Blueprints: The Maximum PC Recommended Builds



NeweggWhat time is it? Blueprints time! We’ve built three rigs at three approximate price points: Baseline, Performance, and, because you asked for it, Budget. Baseline gets you a powerful, no-compromises rig, suitable for gaming and content creation at 1080p. Performance gets you more, and Budget is for those who want to be frugal. 

These rigs are lab-tested and editor-approved, and we’ll update them every month. Feedback is, of course, welcome. Tell us what you think!

Blueprints is sponsored by All parts selections are made by MaximumPC editors.

Note: Updated 9.21.2012 with the builds from the November 2012 magazine issue.



An unlocked Ivy Bridge quad-core and a kick-ass midrange GPU power this lean, no-compromises gaming PC. Thanks to falling HDD and SSD prices, we’re able to get both speed and capacity. On the video side, we were torn this month between the Radeon HD 7850, which has dropped to around $220, the 7870 GHz Edition, which is around $290, and the new GeForce GTX 660 Ti, which outperforms the 7870 GHz Edition in most tests and is $310. We settled on the 660 Ti, but it’s a close one: The 7870 GHz Edition and the 7950 would also be good picks.




For the performance machine, it’s a hard choice between the Ivy Bridge Core i7-3770K and the Sandy Bridge-E Core i7-3820. Both are quad-core CPUs with HyperThreading, but Sandy Bridge-E gives you more of an upgrade path: Ivy Bridge-E will come out next year, and there are always six-core Sandy Bridge-E processors. Depending on your needs, either would be a good choice. Either way, you get plenty of overclocking headroom, a kick-ass GPU, 16GB of DDR3, a Blu-ray burner, SSD, 3TB hard drive, and a sleek case with plenty of expansion opportunities, all for under $1,900.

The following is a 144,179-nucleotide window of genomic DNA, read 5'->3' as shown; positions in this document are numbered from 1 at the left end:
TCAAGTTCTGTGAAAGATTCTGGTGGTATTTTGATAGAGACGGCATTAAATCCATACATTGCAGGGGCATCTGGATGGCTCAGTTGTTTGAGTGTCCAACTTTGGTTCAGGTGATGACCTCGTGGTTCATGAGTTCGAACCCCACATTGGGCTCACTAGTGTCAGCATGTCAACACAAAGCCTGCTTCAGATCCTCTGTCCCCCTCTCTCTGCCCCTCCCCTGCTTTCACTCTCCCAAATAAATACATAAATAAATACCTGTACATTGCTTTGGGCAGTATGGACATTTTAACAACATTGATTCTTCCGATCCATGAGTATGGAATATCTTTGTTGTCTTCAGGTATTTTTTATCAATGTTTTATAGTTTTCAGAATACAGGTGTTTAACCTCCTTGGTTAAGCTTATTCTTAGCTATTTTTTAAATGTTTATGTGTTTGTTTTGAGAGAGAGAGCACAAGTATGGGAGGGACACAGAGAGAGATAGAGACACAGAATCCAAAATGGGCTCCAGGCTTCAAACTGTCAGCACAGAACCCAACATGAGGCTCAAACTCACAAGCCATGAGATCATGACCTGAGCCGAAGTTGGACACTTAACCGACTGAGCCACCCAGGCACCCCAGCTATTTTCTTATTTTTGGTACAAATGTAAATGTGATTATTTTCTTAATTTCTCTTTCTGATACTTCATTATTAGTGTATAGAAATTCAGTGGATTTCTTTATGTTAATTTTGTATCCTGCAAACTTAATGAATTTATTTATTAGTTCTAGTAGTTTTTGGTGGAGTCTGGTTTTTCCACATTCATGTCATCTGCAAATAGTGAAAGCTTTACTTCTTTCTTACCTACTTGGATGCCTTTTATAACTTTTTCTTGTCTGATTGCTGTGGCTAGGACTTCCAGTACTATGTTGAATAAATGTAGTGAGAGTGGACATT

Budget Rosewill 218

So let it be written, so let it be done! We promised you a sub-$1,000 budget machine to alternate with our $3,000-plus Ultra configuration, and here it is! Our Budget box is the machine we need, not the machine we deserve. It has an inexpensive, overclockable Phenom II X4 chip and a modern motherboard that supports USB 3.0 and 6Gb/s SATA—albeit with only one x16 PCIe slot. For just over $600, we don’t get a fancy SSD, classy chassis, or a Blu-ray drive, but at least we have a 1TB 7,200rpm boot drive, 4GB of RAM, and a modern DirectX 11 GPU, the Radeon HD 7770. If you have a little more scratch, you can easily swap the Phenom II CPU for a faster Bulldozer or “Vishera” chip when that comes out, get a faster GPU, expand your RAM, get an aftermarket cooler for overclocking, or a fancier case and beefier PSU—whatever your heart desires. But this Budget box is enough to get you started with enthusiast computing without dipping into your college fund.


Approximate Price: $610

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